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The Observer: A gas deal with Russia? We'll grin and bear it

Like it or not, Europeans cannot live without Russian gas. The continent already buys 34 per cent of its energy from Russia's state-owned Gazprom, and that could rise to 45 per cent over the next decade. Britain, too, is a net importer following the depletion of reserves in the North Sea.
With that in mind, was it so odd for European president Jose Manuel Barroso to suggest an energy pact with the Russians? Observers were shocked because only last month Gazprom cut off supplies to the Ukraine in a row more about politics than economics. So what is Barroso talking about? Can we trust the Russkies in the future?
It's worth a try, because gas will be far more expensive if we have to import it from another of the world's major suppliers: Iran. But the real point here is that Britain will have far more clout negotiating a supply contract with Moscow if any agreement is with the EU as a whole. Why let Gazprom play off one country against another? A unified approach also means that the EU can exert more pressure on the Russians to open up their gas fields to the likes of Shell and BP.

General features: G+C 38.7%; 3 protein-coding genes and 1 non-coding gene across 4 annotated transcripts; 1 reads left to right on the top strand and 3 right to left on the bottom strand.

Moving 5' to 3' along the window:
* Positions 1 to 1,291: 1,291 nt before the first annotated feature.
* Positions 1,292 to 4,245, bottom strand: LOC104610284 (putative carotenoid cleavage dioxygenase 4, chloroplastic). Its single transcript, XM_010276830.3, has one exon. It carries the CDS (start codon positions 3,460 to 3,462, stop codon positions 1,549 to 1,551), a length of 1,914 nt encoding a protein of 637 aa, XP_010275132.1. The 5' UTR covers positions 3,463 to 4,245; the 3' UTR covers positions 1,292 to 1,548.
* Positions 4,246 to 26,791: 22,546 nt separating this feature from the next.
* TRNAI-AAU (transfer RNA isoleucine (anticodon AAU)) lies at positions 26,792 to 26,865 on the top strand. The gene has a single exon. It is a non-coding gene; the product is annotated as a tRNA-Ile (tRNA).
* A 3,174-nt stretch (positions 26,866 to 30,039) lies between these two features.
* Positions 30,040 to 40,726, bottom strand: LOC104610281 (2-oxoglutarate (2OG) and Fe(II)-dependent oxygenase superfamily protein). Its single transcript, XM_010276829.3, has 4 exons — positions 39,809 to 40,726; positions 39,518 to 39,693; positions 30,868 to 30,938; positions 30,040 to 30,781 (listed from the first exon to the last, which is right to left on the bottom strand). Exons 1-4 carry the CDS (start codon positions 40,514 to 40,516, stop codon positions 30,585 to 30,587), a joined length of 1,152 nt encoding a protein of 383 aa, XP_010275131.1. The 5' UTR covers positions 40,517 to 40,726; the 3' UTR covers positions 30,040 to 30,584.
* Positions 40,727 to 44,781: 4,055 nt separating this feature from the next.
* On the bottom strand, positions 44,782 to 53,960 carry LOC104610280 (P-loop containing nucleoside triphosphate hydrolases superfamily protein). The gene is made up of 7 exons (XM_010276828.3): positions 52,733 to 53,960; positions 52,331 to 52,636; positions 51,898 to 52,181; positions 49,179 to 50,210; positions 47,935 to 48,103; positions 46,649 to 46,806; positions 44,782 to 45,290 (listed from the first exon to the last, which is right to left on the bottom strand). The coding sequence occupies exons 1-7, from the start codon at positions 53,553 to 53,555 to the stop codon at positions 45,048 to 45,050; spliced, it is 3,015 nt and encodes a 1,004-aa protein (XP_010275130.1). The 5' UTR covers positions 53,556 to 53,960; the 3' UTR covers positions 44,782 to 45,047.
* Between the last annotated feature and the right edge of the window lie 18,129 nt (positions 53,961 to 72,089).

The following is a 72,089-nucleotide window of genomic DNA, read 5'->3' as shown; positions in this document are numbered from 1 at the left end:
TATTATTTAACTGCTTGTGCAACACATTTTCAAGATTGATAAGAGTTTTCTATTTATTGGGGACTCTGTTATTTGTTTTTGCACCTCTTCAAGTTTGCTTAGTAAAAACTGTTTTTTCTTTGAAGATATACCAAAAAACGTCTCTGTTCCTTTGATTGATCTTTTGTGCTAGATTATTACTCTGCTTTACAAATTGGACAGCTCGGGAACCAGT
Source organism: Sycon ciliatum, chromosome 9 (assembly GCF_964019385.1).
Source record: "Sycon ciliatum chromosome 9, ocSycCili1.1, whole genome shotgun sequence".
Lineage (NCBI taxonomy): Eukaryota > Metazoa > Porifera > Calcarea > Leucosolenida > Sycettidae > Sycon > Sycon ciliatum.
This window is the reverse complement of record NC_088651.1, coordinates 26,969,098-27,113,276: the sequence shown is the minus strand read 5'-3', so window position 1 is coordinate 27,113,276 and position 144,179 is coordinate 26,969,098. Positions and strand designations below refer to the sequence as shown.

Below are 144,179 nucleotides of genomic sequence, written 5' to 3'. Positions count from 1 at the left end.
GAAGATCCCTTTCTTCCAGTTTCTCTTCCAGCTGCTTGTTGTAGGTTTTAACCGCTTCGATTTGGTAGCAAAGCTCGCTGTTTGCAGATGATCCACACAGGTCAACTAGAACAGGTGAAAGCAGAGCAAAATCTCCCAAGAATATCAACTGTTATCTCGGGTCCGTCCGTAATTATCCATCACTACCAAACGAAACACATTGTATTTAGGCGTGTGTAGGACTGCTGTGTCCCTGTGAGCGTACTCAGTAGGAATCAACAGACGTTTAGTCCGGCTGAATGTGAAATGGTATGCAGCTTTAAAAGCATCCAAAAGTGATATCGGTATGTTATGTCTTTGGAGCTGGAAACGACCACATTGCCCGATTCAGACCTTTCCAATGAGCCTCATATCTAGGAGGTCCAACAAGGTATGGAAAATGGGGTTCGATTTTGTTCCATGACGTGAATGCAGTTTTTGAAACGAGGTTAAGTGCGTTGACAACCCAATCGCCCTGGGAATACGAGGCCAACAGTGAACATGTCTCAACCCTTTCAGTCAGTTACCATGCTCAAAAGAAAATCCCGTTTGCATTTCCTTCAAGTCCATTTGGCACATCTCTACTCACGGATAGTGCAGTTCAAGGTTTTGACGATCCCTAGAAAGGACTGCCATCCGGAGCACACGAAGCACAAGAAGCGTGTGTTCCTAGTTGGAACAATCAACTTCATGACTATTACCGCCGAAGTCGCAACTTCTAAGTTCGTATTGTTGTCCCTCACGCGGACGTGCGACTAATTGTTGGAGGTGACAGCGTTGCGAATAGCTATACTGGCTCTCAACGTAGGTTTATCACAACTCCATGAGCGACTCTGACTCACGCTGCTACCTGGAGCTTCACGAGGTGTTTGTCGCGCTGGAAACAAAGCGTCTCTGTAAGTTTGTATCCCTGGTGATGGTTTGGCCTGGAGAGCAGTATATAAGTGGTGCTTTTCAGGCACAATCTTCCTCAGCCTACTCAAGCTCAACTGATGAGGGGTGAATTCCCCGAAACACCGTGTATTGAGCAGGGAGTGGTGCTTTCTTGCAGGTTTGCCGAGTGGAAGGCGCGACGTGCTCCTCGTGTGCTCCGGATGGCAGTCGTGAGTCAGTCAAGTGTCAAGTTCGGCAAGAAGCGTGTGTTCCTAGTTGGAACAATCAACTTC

In return, we may have to let the Russians into Britain – a bid for Centrica by Gazprom is already being discussed. But the more we are tied in with each other, the less threatening is the idea of Russian companies operating in the UK.
None of this means we should put all our eggs in the Russian basket. We still need to invest in renewables, coal and nuclear, as well as look for other sources of gas. But Barroso's idea of an energy pact with Moscow deserves serious consideration.

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